The fundamentals certification tests foundational knowledge regarding cloud environments in general and Azure in particular. This includes the basic concepts of cloud environments and how Azure services, workloads, security, privacy, pricing and support work. This course demonstrates the knowledge necessary to start working with Microsoft Azure and is a good starting point for pursuing more advanced and specialized certifications with Microsoft.


VMware offers several different certification tracks, including:

  • Data center virtualization (DCV)
  • Cloud management and automation (CMA)
  • Desktop and mobility (DTM)
  • Network virtualization (NV)
  • Digital workspace (DW)

Each of these tracks enables an applicant to demonstrate specialized knowledge and skills.

However, all of these certification tracks begin at the same place, with the VMware Certified Associate – Digital Business Transformation (VCA-DBT) certification.

The VCA-DBT exam tests an applicant’s knowledge of the fundamental concepts of virtualization and how they can be used within an organization. Applicants must demonstrate knowledge of how to use VMware’s virtualization products. Taking this certification is a good starting point for learning more about virtualization and selecting and pursuing a more specialized VMware certification path.

Operating system certifications

A deep understanding of operating is essential to securing on-premises environments. The most commonly-used operating systems for servers are Linux and Microsoft Windows Server.

Until recently, the Microsoft Certified Solutions Associate (MCSA) Server 2019 certification exam would be a recommended exam for those wishing to demonstrate deep knowledge of Windows server environments. However, this exam was officially retired in June 2020 with students encouraged to pursue certifications focused on Microsoft Azure.


For those working with Linux server environments, pursuing the Red Hat Certified System Administrator (RHCSA) certification is a good choice. An RHCSA certification demonstrates knowledge of the necessary skills to administrate Red Hat Linux environments.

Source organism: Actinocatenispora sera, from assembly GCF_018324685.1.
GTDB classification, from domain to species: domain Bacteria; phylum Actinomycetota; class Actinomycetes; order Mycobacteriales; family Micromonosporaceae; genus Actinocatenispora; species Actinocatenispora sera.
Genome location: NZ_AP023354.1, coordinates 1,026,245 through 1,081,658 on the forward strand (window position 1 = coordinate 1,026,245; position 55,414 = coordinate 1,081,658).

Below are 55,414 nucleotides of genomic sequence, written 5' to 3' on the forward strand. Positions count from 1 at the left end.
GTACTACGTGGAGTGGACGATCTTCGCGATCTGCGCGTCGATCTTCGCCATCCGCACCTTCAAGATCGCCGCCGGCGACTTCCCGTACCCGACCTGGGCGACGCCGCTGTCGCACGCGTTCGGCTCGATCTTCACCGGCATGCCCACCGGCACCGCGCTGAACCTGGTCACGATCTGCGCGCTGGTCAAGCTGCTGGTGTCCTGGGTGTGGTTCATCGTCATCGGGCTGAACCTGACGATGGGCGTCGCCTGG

The skills tested in the RHCSA are a mix of basic administration and security. An applicant will have to demonstrate competency in the Linux OS and the ability to perform standard maintenance tasks (installation and configuration, updates and more) as well as configuring settings required for a secure Linux environment (management of the file system, user groups, and firewall and SELinux configurations). While the certification is designed for Red Hat Linux environments, many of the skills are widely applicable across Linux distributions.

Choosing the right certification

Many different certification options exist, and it can be difficult to choose the right one to pursue next. The right choice depends on your current level of experience and desired career path. When beginning a career, demonstrating knowledge of fundamental and widely-applicable concepts like networking may be good, while a more experienced practitioner may want to specialize more and pursue a certification path focused on the cloud or operating systems.



State of Cybersecurity 2020, ISACA 

Network+ certification, CompTIA

CCNA Exam Topics, Cisco 

Certification prep, AWS 

Cloud Practitioner Essentials, AWS 

Azure Fundamentals, Microsoft 

State of the Cloud 2020, Flexera

VMware Certification Tracks Diagram, VMware

VMware Certified Technical Associate – Data Center Virtualization 2021, VMware
MCSA, MCSD, MCSE certifications retire; with continued investment to role-based certifications, Microsoft 

Posted: April 5, 2021
Howard Poston
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Howard Poston is a cybersecurity researcher with a background in blockchain, cryptography and malware analysis. He has a master's degree in Cyber Operations from the Air Force Institute of Technology and two years of experience in cybersecurity research and development at Sandia National Labs. He currently works as a freelance consultant providing training and content creation for cyber and blockchain security.